“The solution is never logical, strictly speaking, but it imitates logic. If the problem were capable of a purely logical solution, there would be no need to have recourse to myth. But myth can do what logic cannot, and so it serves as a kind of cultural trouble-shooter. Rather than thinking of it as a kind of placebo which creates the mere impression of solution to a problem, it may be regarded as a mechanism for relieving anxiety.” (Csapo, 2005, p.226)
McLuhan also stated that his Tetrad was not a logical technique:
“The whole point about my tetrads is that they are analogical. That is there are no connections between any of them, but there are dynamic ratios.”
So, to continue the comparison, if the purpose of myth is to reconcile incompatibilities in or inconsistencies a culture, perhaps it could be said that the purpose of a tetrad is to reconcile technological incompatibilities, that is, to reconcile incompatible human activities under the influence of technology.
Next post: Breaking down the formula
Csapo, E. 2005. Theories of Mythology. p.226 (Blackwell Publishing)
McLuhan, M. Letter to the Editor in Technology and Culture, Vol. 17, No.2, p.263
Monday, January 7, 2008
McLuhan, via his Laws of the Media, asks us to consider what a technology or medium of communication enhances, what it obsolesces, what it retrieves and what it reverses into if pushed to an extreme. McLuhan claimed that exploring an innovation in this fourfold way is the best methodology for describing its impact on a culture. In his discussion of the Tetrad McLuhan wrote:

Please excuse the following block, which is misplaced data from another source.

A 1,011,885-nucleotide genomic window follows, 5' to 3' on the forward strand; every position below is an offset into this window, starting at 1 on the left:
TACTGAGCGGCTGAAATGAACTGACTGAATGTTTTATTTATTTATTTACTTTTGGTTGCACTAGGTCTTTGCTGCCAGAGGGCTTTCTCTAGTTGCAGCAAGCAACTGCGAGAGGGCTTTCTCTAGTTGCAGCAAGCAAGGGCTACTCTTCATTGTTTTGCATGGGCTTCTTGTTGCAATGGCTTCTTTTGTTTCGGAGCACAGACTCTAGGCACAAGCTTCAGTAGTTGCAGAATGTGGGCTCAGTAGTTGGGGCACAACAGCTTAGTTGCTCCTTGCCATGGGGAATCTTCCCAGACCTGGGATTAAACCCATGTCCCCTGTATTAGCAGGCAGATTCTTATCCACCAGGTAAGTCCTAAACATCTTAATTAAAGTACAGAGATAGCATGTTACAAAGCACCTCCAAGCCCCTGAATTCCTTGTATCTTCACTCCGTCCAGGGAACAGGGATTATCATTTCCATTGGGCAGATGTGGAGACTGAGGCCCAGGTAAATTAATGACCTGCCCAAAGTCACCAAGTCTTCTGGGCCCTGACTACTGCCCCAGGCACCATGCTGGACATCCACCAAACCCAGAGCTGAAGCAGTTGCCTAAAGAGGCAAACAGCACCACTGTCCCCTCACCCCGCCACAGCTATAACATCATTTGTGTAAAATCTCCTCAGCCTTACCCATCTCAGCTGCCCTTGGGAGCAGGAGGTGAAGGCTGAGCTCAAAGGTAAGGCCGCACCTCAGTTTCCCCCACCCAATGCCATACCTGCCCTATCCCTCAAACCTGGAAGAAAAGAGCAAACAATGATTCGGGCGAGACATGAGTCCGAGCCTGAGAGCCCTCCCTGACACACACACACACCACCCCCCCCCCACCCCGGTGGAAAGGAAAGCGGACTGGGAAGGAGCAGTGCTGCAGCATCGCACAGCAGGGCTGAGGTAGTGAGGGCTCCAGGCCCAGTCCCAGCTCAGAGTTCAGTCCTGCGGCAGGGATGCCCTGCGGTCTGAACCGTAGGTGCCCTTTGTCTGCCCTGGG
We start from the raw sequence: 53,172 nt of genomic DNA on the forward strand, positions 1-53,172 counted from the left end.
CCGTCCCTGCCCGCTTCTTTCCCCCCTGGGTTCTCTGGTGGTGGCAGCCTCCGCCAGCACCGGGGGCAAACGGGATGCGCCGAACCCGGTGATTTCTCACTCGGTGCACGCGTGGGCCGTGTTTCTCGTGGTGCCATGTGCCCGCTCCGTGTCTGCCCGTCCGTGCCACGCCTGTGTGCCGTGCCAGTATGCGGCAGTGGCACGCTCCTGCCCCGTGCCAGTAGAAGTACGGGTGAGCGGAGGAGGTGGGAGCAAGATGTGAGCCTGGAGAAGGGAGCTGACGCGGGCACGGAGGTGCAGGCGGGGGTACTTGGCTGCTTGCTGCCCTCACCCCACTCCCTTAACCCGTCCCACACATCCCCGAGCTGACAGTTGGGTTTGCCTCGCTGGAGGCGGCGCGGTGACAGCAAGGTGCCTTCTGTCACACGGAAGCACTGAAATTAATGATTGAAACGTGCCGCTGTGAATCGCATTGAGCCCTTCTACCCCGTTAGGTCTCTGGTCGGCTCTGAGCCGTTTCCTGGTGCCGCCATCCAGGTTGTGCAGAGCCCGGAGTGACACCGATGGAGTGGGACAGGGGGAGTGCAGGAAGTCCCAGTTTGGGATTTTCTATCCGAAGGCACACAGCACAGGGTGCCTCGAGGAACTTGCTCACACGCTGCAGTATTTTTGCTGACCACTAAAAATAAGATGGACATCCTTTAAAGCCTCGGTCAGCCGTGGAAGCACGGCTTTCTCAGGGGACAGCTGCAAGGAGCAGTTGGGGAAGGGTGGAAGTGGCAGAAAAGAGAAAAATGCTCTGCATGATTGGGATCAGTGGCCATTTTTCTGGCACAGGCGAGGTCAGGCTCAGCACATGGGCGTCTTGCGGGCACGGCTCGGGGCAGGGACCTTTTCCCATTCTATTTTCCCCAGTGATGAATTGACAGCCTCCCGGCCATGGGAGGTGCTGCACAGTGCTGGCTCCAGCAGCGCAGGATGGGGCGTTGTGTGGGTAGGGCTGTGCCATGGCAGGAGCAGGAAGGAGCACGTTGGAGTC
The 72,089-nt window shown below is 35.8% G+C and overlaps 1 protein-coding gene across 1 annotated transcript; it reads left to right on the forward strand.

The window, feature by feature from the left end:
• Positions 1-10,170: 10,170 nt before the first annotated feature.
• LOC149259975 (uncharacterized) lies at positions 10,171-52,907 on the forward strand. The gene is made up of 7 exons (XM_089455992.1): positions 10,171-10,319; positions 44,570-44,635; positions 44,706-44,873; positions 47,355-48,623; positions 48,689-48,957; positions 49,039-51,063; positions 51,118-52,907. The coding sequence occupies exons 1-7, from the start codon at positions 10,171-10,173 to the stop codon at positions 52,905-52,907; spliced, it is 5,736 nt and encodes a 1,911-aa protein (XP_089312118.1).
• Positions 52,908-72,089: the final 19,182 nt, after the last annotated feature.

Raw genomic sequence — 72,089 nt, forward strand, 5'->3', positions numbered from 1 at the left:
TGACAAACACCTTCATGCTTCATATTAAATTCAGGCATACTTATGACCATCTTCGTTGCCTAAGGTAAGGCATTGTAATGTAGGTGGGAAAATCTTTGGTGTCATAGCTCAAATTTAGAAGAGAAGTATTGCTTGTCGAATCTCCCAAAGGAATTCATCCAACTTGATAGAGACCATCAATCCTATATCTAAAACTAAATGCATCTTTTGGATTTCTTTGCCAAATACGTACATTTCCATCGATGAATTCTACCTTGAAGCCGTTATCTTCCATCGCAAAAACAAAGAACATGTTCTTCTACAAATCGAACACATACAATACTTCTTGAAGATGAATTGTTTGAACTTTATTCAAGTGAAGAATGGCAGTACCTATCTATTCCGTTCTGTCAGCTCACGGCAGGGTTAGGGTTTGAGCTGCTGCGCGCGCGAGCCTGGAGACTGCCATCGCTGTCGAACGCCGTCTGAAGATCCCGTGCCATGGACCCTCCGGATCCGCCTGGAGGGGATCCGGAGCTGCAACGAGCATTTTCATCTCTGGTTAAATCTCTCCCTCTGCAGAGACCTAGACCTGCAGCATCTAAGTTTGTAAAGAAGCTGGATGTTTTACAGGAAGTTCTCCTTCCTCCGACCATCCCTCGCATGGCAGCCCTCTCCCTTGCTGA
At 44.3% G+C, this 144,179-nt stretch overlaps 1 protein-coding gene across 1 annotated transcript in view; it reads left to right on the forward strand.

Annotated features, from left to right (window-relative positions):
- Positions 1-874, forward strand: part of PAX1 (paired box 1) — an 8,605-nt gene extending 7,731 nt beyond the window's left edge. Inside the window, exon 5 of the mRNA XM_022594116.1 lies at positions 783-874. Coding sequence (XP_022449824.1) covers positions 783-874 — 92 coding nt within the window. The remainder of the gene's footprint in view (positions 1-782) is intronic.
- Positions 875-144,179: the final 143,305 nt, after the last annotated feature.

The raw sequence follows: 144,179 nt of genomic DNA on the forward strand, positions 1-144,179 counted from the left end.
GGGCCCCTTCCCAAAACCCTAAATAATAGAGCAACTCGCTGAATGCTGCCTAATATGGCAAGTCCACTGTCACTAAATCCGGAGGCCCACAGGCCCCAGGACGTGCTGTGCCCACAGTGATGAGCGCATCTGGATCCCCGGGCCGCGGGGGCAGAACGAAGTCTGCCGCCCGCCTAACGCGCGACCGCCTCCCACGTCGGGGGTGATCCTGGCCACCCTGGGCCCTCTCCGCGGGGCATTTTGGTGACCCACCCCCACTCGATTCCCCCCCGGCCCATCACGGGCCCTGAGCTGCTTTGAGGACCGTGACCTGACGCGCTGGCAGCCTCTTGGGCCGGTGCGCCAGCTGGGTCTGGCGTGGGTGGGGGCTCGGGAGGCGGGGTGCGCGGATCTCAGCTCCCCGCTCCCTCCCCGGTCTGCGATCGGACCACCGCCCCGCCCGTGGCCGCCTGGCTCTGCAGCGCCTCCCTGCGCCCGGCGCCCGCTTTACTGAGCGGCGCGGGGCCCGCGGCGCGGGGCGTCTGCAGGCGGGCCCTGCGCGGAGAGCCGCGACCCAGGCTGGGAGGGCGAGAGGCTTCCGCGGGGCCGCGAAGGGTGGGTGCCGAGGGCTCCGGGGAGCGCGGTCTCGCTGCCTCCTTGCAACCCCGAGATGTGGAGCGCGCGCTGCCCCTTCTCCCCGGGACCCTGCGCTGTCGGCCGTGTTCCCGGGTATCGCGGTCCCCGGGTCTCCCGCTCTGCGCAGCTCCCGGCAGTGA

“A four-part analogy is a figure-ground structure. (In a metaphor there are two figures and two grounds in ratio to one another.) Apropos the four-part structure which relates to all human artifacts (verbal and non-verbal), their existence is certainly not deliberate or intentional. Rather, they are a testimony to the fact that the mind of man is structurally inherent in all human artifacts and hypotheses whatever.” (The Laws of the Media, p. 120)McLuhan noted that all technologies, as extensions of human capabilities, are essentially metaphoric in structure. He suggested that the nature of these metaphors can be revealed by answering the four questions codified in his Laws of the Media Tetrad. “From a structural ‘point of view’ a metaphor has four terms which are discontinuous, yet in ratio to one another.” (Ibid)
One problem I have had with McLuhan's Tetrad is that the value of the analysis arrived at seems to depend on the creativity of the analyst, rather than the technique itself. Perhaps Claude Lévi-Strauss's approach can be used as a tool to "level the playing field" and make Tetradic analyses available to everyone.